was sold on the outside, and the
building has been vacated. Mr. Clark
expects to move to California with
his family as soon as other business
interests here are disposed of.
To Join Caravan
To View New Ditch
Flow at Height, Lions
Told; Visit Planned.
All those who would like to see
Ditch creek dumping its waters into
Willow creek via the 6800-foot canal
recently completed by CCC moys
and the soil conservation service,
are invited to join a motor caravan
planned to leave at the Heppner ho
tel at 1 o'clock tomorrow afternoon.
Joseph Belanger announced plans
for the event at the Monday Liong
luncheon, and it is expected the
service club will be largely repre
sented in the party.
Millard D. Rodman, soil conserva
tion supervisor, added his invitation
for the community to see the ditch
now while the flow is at its peak.
Sixteen second-feet of water was
flowing through the ditch Monday
morning, he said.
The trip by car can now be made
to the coal mines. The motor cara
van will unload there and hike on
to the head of the ditch obout a
mile farther up. Considerable snow
is still present, and while well pack
ed, it would be advisable for every
one making the trip to wear rubbers
at least, and boots would be pref
erable, Rodman said.
Belanger emphasized the import
ance of this work in providing ad
ditional irrigating water for Willow
creek farmers, and said that anyone
making the trip will be well repaid
by the sight afforded at this time.
The service club also went on rec
ord as backing the city clean-up
day, next Tuesday, and urged upon
everyone to support the mayor and
councilmen in their attempt to make
the city ship-shape.
Gross proceeds of $95 from the
swimming pool benefit held Friday
A special breakfast meeting of the
club has been called by President
Ray P. Kinne at Hotel Heppner at
9 o'clock Sunday morning to greet
District Governor Ralph Kletzing of
Oiling to Butter Creek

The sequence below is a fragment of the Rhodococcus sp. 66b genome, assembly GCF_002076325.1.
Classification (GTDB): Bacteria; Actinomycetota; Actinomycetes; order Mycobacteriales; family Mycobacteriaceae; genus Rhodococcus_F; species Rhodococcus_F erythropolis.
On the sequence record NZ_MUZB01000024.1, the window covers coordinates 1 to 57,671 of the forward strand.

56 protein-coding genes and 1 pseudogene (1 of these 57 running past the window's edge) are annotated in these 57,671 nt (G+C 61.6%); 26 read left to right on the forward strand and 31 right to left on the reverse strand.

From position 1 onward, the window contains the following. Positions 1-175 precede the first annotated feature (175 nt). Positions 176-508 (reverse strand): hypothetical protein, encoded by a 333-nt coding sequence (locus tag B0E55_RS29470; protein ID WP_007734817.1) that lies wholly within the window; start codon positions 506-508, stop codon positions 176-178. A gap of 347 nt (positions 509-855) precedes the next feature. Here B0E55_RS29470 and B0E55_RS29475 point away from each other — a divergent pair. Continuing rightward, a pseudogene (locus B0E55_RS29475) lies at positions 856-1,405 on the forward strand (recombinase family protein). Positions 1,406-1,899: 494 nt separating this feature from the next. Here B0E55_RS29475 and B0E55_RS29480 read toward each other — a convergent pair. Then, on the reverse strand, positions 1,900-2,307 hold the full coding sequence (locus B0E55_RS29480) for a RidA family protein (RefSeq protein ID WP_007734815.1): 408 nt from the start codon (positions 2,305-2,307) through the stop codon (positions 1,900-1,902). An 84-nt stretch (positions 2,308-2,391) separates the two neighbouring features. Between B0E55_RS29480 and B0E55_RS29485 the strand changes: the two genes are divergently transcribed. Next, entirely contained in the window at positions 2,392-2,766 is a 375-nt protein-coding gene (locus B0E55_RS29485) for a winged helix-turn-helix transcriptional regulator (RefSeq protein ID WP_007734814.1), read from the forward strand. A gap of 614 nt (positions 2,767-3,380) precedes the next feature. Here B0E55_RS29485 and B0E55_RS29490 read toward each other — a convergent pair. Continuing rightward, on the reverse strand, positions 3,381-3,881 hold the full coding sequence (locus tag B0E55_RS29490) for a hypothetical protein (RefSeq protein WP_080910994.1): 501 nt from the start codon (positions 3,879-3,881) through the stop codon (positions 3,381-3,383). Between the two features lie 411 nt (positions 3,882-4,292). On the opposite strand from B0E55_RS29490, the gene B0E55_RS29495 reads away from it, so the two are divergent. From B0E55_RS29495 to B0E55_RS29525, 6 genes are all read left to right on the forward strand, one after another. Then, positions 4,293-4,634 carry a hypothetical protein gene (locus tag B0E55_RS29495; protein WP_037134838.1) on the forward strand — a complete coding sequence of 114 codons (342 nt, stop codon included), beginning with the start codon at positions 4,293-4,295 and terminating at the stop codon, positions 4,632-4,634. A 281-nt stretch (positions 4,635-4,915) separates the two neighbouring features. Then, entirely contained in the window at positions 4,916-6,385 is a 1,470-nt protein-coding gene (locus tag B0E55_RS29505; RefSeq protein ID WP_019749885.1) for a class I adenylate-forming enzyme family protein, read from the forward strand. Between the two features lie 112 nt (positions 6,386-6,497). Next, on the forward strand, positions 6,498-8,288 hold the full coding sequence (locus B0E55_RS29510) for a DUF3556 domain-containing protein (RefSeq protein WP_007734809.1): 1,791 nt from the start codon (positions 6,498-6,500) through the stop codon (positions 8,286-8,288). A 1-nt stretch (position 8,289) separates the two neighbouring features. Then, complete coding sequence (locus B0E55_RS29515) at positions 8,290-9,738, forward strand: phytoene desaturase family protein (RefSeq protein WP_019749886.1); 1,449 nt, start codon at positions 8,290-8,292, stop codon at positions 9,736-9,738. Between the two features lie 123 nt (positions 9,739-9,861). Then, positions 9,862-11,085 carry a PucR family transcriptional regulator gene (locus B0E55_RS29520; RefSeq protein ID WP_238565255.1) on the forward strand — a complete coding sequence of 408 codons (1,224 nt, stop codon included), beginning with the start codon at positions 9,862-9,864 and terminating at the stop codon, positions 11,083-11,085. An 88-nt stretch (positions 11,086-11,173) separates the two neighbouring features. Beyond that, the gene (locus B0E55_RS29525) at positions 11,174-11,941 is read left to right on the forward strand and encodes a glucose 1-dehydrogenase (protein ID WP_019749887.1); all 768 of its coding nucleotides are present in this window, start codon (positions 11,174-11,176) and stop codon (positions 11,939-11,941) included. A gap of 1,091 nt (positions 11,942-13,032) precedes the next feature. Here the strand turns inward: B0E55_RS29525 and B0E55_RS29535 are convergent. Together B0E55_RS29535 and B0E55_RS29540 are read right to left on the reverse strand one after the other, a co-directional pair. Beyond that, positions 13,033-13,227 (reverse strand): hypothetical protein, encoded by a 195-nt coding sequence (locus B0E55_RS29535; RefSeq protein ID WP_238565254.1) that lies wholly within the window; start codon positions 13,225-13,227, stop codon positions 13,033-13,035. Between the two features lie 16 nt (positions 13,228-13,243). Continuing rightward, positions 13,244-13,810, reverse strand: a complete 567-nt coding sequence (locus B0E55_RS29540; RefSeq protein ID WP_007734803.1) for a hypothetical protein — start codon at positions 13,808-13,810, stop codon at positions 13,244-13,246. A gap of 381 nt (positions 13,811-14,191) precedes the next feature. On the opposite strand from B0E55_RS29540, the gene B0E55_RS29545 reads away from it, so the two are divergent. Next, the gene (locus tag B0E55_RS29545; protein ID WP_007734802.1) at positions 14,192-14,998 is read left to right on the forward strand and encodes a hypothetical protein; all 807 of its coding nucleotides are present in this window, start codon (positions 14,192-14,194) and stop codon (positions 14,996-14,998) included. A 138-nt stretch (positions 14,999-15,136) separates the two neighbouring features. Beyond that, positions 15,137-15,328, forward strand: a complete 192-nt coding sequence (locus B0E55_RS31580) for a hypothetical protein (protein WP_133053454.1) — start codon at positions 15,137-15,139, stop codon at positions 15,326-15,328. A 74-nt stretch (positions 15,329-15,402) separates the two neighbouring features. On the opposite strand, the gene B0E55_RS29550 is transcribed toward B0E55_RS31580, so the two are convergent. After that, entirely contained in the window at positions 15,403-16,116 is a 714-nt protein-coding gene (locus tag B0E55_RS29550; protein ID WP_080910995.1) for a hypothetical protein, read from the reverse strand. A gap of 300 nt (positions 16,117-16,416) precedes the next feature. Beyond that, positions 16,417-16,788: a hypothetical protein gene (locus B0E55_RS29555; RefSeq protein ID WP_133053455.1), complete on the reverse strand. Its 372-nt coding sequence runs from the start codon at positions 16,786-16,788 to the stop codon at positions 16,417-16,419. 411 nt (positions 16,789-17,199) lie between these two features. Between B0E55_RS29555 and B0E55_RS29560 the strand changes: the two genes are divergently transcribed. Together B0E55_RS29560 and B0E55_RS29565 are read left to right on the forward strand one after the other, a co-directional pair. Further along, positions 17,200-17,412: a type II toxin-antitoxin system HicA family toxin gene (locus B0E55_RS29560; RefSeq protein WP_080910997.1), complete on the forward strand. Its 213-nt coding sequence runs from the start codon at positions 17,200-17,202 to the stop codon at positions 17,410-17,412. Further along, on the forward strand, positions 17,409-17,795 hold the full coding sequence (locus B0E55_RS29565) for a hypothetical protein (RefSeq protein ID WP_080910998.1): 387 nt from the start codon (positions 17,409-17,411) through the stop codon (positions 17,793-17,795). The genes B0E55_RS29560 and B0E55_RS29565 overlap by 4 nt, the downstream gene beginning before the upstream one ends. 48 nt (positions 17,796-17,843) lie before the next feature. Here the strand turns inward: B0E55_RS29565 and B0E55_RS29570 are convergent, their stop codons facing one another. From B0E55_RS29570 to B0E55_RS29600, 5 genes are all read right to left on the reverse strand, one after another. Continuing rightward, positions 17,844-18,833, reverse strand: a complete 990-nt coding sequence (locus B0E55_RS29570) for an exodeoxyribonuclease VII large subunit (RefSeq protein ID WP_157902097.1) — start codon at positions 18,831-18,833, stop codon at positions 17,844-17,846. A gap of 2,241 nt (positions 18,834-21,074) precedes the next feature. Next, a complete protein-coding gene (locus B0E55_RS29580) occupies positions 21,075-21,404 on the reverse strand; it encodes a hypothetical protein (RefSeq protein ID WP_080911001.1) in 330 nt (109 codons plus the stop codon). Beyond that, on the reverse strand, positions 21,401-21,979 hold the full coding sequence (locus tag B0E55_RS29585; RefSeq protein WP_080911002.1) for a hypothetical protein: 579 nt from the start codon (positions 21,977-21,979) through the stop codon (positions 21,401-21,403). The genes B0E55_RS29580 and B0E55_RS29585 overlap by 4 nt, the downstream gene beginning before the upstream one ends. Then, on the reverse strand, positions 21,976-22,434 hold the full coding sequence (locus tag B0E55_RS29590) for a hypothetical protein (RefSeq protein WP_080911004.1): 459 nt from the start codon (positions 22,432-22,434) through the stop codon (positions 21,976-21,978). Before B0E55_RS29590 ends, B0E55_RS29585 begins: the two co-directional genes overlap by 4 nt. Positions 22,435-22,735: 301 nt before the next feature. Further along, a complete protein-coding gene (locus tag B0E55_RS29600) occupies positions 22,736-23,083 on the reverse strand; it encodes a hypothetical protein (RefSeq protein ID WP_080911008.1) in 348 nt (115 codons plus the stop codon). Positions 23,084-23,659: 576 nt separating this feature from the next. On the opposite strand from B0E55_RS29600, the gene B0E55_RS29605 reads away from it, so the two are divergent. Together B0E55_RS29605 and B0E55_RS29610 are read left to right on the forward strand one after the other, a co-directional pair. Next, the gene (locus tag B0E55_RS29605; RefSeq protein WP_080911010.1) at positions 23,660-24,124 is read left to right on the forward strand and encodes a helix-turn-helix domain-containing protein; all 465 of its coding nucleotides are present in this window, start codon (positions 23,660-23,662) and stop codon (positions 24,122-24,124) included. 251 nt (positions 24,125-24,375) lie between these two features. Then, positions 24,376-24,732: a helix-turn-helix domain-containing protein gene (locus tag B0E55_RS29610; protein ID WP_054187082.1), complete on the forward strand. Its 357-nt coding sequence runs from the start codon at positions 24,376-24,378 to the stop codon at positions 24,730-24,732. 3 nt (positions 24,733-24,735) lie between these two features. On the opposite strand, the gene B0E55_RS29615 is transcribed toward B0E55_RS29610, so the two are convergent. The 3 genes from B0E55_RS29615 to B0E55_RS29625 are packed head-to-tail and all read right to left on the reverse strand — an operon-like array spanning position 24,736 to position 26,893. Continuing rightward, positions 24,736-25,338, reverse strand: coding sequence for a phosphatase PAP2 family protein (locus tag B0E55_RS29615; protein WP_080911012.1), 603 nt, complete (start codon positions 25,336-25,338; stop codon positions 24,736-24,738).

Doubts as to the extent of oiling
on the Lexington-Jarmon road were
erased yesterday when E. B. Aldrich,
state highway commissioner, told
Judge Bert Johnson that it would be
completed through to Butter creek
before present operations cease.
Lighter oiling will be used after
the first 12 miles, Aldrich said, mak
ing 8 miles between Sand Hollow
and Butter creek of lighter con
struction. Last week, Engineer Armstrong
said that plans called for oiling only
the first 12 miles out of Lexington.
When completed, the present work
will provide an oiled macadam high
way all the way from Heppner to
Pendleton, via Lexington, as the
stretch from Butter creek to Echo,
connecting with the Oregon Trail,
is already oiled.
Morrow County Woolgrowers aux
iliary entertained a number of vis
iting ladies from Echo, Hermiston
and Stanfield at a bridge luncheon
at the Lucas Place, Friday. Includ
ed among the visitors were Mrs. M.
E. Coe, Mrs. N. J. Gillette, Mrs. Ed
Liesegang, Mrs. Gaylord Madison,
Grace Saylor, Mrs. W. H. Crary,
Gladys Corrigall, Mrs. N. D. Bard,
Echo; Mrs. J. M. Jackson, Mrs. E. P.
Dodd, Mrs.' H. T. Fraser, Mrs. Wal
ter Smith, Mrs. A. C. Ebert, Arietta
White, Mrs. Neil Robertson, Hermis
ton; Mrs.. W. G. Wallace. Miss Elva
Berry, Mrs. G. Ernest Greathouse,
Mrs. W. Martin Marbert, Emma
Geizzler, Stanfield, and Mrs. Lennie